X promises to neighbor Y in writing for valuable
consideration not to raise pigs on land. X later raises
pigs. Y can get damages or an injunction because this is an
interest in land. In this example, there is no transfer, so
on the exam don't waste time babbling about covenants running
if it can be enforced between origin.
X's land is the burdened land; Y's land is the
Sometimes the fact pattern gives you reciprical
promises. Figure out which one is going to be violated.
That is the one with the burdened land. The land which is
enforcing the promise is the benefitted land.
For a successful lawsuit, the plaintiff must own the
benefitted land, and the defendant must own the burdened
If only benefitted land is sold; only this land must be
checked to see if the covenant ran.
Rules for covenants to run at law v. at equity.
Question: what does the plaintiff want? Damages or
injunction. The question will tell you. This tells us which
rules to follow.
A covenant at law is an equitable servitude.
Rules for covenants at law:
1) The covenant must touch and concern the land (have
something to do with the real estate).
Example: a promise is made that the land will only be
used as a single family residence. The benefitted party owns
a candy store and gets X next door to promise not to open
Can go either way: concerns business, concerns the
Covenants to pay dues to keep comm areas up. Question:
does a covenant to pay run with the land? Answer: every
case says yes. Rationale: when you pay money it goes to
improve property and the owners have lost a use.
2) The covenant must be intended to run with the land.
If it touches and concerns the land the courts will assume
this unless expressly says otherwise.
3) Privity of estate. The covenant was placed in a
deed in either the benefitted or burdened land. Usually
incorporated by reference.
4) Privity is necessary for burdened land. So if
burdened land not sold, we don't need privity.
For covenants to run in equity, we need:
1) Must touch and concern the land
2) Must evidence an intention that the servitude exist
3) Won't enforce the covenant unless the person who
bought the burdened land had notice of it:
a) Someone told them
b) It was recorded
c) Defendant may have been able to tell by looking
at the common scheme of the neighborhood
Developer wants to put a restriction on a neighborhood,
"only single family developments". One owner then wants to
build a gas station. Who can enforce? The developer if he
still owns the lots.
Later another owner wants to enforce. The other owners
can enforce the servitude if there was a common scheme or
It is also possible to find that a reciprocal negative
easement exists (this is the same as an implied covenant).
This occurs when the evidence shows that when the sales
began, the developer had a scheme of development which
included the lots in question.
Questions: What can make covenants terminate?
1) Same person buys benefitted and burdened land.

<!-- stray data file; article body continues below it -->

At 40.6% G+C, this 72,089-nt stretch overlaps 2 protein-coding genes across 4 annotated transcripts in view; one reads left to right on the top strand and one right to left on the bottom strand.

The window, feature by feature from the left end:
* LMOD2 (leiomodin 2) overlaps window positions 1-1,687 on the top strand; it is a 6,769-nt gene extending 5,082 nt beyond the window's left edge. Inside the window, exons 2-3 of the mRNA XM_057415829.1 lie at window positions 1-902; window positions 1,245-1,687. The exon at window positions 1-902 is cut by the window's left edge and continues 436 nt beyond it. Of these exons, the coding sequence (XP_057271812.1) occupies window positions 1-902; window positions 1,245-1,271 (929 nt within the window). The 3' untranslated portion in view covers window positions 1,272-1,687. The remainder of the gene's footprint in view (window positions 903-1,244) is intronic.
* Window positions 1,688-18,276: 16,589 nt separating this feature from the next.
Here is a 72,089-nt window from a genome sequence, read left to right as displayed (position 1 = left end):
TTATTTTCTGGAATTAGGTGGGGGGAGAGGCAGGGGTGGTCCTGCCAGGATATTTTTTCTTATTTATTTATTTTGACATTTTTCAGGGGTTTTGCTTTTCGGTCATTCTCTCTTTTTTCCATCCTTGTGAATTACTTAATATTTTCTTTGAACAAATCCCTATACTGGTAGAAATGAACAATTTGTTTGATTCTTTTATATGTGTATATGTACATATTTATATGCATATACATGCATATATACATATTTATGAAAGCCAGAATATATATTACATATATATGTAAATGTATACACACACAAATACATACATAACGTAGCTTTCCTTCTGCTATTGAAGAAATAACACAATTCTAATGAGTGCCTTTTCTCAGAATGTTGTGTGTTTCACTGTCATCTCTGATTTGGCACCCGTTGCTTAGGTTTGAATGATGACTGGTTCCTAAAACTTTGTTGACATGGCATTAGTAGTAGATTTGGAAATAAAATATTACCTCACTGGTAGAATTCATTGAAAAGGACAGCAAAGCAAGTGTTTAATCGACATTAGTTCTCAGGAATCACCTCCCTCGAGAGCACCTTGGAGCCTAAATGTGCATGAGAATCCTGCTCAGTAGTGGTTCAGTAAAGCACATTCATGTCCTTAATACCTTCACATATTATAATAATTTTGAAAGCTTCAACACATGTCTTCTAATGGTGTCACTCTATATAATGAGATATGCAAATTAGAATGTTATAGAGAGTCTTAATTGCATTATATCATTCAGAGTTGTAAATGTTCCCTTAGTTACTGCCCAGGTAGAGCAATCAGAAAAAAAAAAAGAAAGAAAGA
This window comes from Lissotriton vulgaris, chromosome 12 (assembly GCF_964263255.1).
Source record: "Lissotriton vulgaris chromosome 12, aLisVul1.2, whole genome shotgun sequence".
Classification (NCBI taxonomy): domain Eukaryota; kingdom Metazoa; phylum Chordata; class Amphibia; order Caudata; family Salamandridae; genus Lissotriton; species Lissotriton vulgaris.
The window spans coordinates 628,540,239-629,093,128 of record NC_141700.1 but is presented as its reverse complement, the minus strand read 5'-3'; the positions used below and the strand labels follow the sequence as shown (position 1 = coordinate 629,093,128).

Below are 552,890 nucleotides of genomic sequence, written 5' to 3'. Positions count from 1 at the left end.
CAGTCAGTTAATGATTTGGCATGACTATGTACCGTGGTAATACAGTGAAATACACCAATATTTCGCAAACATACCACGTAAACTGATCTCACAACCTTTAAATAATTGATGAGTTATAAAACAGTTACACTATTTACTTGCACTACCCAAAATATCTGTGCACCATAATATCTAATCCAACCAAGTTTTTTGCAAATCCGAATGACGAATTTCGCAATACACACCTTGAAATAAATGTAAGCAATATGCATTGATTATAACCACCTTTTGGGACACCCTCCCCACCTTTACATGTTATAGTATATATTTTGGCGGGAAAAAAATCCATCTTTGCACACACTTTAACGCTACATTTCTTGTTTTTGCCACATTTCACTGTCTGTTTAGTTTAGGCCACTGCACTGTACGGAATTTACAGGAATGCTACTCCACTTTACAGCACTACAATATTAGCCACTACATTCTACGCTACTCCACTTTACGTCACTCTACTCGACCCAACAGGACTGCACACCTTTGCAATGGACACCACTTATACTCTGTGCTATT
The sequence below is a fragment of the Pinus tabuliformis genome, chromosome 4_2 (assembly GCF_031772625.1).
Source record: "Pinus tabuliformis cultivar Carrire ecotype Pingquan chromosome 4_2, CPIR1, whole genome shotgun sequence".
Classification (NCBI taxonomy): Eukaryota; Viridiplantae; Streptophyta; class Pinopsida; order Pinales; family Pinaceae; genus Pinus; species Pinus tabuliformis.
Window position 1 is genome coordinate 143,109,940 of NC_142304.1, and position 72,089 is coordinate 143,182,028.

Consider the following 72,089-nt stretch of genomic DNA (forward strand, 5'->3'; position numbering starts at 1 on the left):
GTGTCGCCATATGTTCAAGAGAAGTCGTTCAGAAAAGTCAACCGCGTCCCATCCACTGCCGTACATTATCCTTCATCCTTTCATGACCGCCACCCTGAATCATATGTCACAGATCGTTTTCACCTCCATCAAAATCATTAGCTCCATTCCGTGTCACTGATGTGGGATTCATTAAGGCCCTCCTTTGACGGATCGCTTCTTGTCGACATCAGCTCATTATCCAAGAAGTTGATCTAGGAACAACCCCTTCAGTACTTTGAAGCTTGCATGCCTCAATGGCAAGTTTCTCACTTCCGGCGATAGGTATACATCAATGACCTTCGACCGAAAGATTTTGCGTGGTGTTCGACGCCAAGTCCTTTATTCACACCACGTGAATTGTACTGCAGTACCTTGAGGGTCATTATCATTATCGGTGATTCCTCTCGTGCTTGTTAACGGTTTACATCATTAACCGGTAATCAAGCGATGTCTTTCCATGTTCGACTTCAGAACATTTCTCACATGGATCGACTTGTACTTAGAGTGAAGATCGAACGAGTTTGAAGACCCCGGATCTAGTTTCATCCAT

2) Can get 100% of the parties to waive covenant and
all agree to put a gas station on the property.
3) D puts up the gas station and no one says anything.
Defenses to a later action will be:
c) Implied waiver
A subdivision with a bunch of violations; it no longer
looks residential at all.
1) If one who is in violation sues--unclean hands.
2) If one not in violation, court may say the character
of neighborhood has changed.
Actual (really must be on land and use it as actual
owner would); open and notorious; continuous (not 24 hours a
day--can even take a couple of weeks vacation); exclusive (if
true owner also possessing can get. Can't have two competing
as plaintiff); hostile. Pneumonic device--Albert often
cleans each hand.
Exception: can be constructive with cabin on 40 acres;
adverse possessor moves in cabin for twenty years but never
goes out on other thirty-nine acres. Law will allow her all
if she can prove:
1) Whole thing in one owner
2) All in one parcel in public records
3) He has colour of title--paper showing he owns it
regardless of forgery effect
To some degree this is influenced by type of property.
Cabin for vacation if it is year round.
The "hostile" requirement is the most misunderstood. It
doesn't mean a state of mind; it means that the adverse
possessor has no permission to be on the land. It doesn't
matter whether he is in good faith or in bad faith.
Examples of permission: it here is an ouster, adverse
possession begins to run in favor of the person ousted.
The law protects certain people; for example, people
under legal disabilities:
The statute will not begin to run until disability is
overcome. However, only count disabilities if they exist the
day the adverse possessor moved on to the land.
Other parties protected:
1) Holders of future interest--because not yet in
possession cannot see the adverse property-holder.
2) Government--can never get adverse possession to
Tacking. Suppose the statute prescribes twenty years as
the date of adverse possession. One adverse possessor live
on the land for ten years and leaves, the second adverse
possessor moves on for another ten years. Does the second
adverse possessor have adverse possession? Only if privity
exists between the first A.P. and the second A.P.. If there
is a purported conveyance from one to the other, through a